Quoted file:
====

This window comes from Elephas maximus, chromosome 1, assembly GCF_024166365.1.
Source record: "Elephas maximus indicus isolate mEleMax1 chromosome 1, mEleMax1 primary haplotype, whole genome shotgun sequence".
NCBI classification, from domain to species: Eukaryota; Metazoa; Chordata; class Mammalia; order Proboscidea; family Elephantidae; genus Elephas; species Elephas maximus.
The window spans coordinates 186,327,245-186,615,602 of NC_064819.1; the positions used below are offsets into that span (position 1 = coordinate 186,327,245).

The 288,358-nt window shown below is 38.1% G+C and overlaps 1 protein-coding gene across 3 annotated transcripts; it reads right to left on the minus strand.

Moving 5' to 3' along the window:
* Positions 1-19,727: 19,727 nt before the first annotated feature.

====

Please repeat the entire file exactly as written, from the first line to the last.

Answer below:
This window comes from Elephas maximus, chromosome 1, assembly GCF_024166365.1.
Source record: "Elephas maximus indicus isolate mEleMax1 chromosome 1, mEleMax1 primary haplotype, whole genome shotgun sequence".
NCBI classification, from domain to species: Eukaryota; Metazoa; Chordata; class Mammalia; order Proboscidea; family Elephantidae; genus Elephas; species Elephas maximus.
The window spans coordinates 186,327,245-186,615,602 of NC_064819.1; the positions used below are offsets into that span (position 1 = coordinate 186,327,245).

The 288,358-nt window shown below is 38.1% G+C and overlaps 1 protein-coding gene across 3 annotated transcripts; it reads right to left on the minus strand.

Moving 5' to 3' along the window:
* Positions 1-19,727: 19,727 nt before the first annotated feature.